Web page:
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About Medase

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  1. less than 50th percentile NAQ score for all those activities? Like what do you need to be over 80th percentile? Cure cancer lol? I'm pretty sure you have more extensive experience than I have and I still ended up in 50th-75th percentile NAQ score (still didn't get an interview though). Weird... Maybe your verifiers didn't reply back for the EC verification emails or something
  2. no matter what you do, make sure to apply within the first two weeks of application opening. Faster interviews, faster acceptances, especially for Canadian internationals
  3. I think first years aren't eligible for NSERC till they have first year marks posted. But cold call PIs for volunteer positions/work study
  4. Brutal truth but hey life's too short to not take the chance I guess (with reasonable risk of course, don't neglect achieving high stats).
  5. Oh wow didn't know physicians can have 100% clinical workload and still do research. If that's the case, I'm guessing they are mostly clinical research as basic science research takes more time involvement? So then with 2 research days, is it still possible to do basic sciences research?
  6. The former. I definitely want to see patients and be involved on some research projects, with around ~60/40 time split.
  7. So I'm in the midst of applying for masters right now (backup plan) and was wondering what the pros and cons would be to doing a clinical research master or basic sciences masters (somewhere in disease/cancer). Yes my end goal is to be an MD, but which type of masters would get me further in my career if I were to stick with research after med school? Things I'm looking at are productivity/time management/costs/usefulness/opportunities/residency placements. I have a significant amount of experience in basic sciences, however I would like to try out a masters in clinical research, as I've heard some good advantages about it, but not sure if I should make the switch. As a physician scientist, basically you have a choice to do either clinical or basic sciences (rarely people do both and see patients, that's what a research director told me). I've looked into both fields but want to get some suggestions from those from both fields.
  8. If you don't have space on your ABS, don't include it. If you think it's worth mentioning and you learned a lot from it, you could consider adding it. Yes you received credit, but its something that has developed you outside of academics. It won't be the best ABS entry, but it has some value to include it. I've heard people including research project courses that they received credit and heard that's alright, what's the difference?
  9. Does the wGPA work for US university students? I called the UofT admissions office and they said they don't give US grads wGPAs, as I actually did my first year in the states before transferring to a Canadian university. (But I get partial wGPA for the Canadian years)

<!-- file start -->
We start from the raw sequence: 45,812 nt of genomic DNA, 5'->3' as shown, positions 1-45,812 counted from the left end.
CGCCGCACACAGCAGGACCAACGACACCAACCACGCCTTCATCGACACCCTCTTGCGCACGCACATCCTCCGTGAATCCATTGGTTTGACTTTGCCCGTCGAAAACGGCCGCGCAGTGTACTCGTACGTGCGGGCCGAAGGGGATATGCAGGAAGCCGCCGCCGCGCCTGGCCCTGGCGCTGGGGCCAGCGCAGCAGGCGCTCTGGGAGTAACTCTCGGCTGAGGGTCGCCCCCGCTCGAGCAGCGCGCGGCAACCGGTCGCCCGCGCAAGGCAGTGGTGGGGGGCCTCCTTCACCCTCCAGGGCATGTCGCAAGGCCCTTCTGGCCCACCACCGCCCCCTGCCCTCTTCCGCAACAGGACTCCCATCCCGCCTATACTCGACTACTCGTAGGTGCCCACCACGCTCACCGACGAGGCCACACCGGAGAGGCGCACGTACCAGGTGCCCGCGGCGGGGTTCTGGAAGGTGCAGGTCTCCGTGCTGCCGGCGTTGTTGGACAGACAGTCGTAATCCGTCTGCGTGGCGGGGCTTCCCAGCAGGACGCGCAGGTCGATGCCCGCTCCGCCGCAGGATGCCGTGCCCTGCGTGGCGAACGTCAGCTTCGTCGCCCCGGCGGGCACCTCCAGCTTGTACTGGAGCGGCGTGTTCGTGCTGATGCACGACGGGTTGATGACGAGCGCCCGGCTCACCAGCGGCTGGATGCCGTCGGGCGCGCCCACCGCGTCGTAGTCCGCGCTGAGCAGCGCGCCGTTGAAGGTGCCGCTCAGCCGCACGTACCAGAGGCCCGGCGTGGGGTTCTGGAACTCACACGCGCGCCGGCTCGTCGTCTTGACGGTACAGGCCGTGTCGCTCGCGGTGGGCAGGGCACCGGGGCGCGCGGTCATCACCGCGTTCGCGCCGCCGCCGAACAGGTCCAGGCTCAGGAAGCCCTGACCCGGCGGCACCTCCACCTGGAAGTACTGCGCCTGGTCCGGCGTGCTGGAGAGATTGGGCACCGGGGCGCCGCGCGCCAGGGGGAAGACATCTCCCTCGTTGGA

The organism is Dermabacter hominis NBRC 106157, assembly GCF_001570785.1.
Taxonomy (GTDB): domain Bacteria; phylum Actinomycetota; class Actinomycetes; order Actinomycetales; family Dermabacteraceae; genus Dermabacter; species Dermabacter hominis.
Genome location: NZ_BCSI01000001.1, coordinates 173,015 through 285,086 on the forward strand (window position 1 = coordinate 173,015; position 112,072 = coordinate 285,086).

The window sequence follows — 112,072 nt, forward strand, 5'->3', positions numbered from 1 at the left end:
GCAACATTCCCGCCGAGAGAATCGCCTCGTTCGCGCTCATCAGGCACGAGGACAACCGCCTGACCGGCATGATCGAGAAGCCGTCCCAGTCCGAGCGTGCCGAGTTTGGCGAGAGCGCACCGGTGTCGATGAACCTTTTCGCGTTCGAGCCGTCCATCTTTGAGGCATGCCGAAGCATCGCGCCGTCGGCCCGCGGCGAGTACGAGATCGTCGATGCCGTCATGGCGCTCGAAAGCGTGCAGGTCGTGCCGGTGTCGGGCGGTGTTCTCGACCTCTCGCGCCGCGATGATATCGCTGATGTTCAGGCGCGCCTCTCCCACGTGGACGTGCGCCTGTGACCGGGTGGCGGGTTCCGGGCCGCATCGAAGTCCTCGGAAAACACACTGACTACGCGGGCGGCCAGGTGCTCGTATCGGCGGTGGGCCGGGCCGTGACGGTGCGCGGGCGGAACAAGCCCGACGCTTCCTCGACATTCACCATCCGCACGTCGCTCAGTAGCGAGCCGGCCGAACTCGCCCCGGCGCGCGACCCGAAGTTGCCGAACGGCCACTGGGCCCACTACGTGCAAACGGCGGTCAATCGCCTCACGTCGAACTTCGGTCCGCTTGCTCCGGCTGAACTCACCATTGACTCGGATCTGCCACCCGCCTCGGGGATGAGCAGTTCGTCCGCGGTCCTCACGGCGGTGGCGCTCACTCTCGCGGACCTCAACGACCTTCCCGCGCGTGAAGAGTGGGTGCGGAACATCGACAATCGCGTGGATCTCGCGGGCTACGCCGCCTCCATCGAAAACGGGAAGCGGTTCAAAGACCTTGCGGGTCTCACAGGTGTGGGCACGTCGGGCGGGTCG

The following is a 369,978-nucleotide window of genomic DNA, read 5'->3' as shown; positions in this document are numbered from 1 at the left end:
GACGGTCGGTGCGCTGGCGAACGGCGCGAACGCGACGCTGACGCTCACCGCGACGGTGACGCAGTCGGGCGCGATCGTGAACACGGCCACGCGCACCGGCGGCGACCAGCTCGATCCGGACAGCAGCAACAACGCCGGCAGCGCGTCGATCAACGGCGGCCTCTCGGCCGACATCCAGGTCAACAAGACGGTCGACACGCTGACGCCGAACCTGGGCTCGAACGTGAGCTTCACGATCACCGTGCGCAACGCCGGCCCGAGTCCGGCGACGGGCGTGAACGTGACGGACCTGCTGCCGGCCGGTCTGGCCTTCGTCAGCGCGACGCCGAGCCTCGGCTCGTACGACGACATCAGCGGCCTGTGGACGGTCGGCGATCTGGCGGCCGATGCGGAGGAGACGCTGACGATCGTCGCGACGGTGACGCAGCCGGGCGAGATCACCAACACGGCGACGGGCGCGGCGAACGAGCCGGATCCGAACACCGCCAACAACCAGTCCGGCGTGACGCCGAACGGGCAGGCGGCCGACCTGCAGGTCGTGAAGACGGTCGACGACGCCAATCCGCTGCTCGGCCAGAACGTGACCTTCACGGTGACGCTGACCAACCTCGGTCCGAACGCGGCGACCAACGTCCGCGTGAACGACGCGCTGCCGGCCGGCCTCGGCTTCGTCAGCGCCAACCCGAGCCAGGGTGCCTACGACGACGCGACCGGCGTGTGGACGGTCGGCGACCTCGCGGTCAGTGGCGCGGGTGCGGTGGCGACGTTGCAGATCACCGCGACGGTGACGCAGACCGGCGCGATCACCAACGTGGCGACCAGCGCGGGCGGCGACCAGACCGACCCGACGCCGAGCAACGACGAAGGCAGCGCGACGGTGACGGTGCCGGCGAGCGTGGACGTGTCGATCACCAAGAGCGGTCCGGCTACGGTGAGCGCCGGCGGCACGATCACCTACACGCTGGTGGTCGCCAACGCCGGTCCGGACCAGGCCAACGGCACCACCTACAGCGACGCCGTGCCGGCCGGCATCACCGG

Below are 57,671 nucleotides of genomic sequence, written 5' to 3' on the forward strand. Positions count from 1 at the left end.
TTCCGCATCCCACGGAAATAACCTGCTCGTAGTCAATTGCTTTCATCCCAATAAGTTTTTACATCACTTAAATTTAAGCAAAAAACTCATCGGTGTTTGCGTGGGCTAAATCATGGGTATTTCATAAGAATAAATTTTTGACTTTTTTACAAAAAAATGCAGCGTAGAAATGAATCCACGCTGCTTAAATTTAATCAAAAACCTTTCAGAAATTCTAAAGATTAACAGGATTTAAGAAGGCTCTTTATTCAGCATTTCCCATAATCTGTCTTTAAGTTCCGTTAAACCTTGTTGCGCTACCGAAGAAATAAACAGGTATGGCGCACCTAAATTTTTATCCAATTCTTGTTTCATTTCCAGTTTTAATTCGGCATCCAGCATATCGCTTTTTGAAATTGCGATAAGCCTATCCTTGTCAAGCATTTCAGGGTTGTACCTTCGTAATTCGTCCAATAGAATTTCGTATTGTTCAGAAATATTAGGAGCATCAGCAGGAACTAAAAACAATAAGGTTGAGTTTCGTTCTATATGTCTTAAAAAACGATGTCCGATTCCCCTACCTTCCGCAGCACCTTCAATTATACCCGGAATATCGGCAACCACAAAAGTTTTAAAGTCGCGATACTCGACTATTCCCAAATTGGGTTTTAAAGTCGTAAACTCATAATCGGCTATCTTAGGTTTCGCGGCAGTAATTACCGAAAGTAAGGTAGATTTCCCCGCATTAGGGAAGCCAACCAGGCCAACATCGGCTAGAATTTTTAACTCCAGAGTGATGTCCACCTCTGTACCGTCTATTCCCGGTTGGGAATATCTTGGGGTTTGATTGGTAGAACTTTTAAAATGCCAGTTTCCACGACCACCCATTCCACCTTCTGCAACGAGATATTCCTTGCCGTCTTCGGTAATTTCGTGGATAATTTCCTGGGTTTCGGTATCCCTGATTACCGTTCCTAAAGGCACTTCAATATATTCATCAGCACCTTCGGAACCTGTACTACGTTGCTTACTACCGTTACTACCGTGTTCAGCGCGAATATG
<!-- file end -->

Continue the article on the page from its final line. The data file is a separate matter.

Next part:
10. If you did your undergrad at UofT, you could possibly start this winter at UofT, just talk to your academic advisor and they'll give you a form to fill out to get it started. However winter courses are usually part 2 of pre-req courses, but you might be able to find some courses you can take. If you want to do it at another university outside your undergrad one, September maybe the earliest, but talk it out with an academic advisor. Yea I know about the home lab kits, but does that fully replace the lab component of an in-person lab? You might want to contact some random US med schools to sort it out if you don't want to risk it, up to you. Hmm that's weird, you might want to talk to an academic advisor about it. I had a bunch of first year courses (+7 credits due to mostly highschool credits transferred), but it never gave me any problems directly when enrolling. UofT undergrad. Oh actually maybe your problem is you already graduated, so you need to talk to an academic advisor to activate your account again for you to register for classes. It's like $25 to reactivate account last time I did it, and your good to go.
  11. How sure are you about this for pre-reqs that require in-person labs? Any adcom can google where Athabasca is, which is somewhat situated in Alberta. If you live in Ontario and your presumed pre-req courses are from Alberta, it might look really fishy, especially when you can easily take those pre-reqs at UofT. I'm in the same boat btw. Taking only physics II, this winter at UofT, with online lectures and in-person lab as a special student. I know you can take non lab courses on Athabasca like biochem, and some forms of ochem, just not sure if its acceptable for the lab courses for med school prereqs.
  12. Although UofT has a limit of 6.0, all that means is that any first year course above 6.0 credits won't be factored in your GPA, but will show a grade on your transcript. Had that happen to me, and my transcript has the grade, but says EXT next to the course to show that it's not included in my overall UofT GPA
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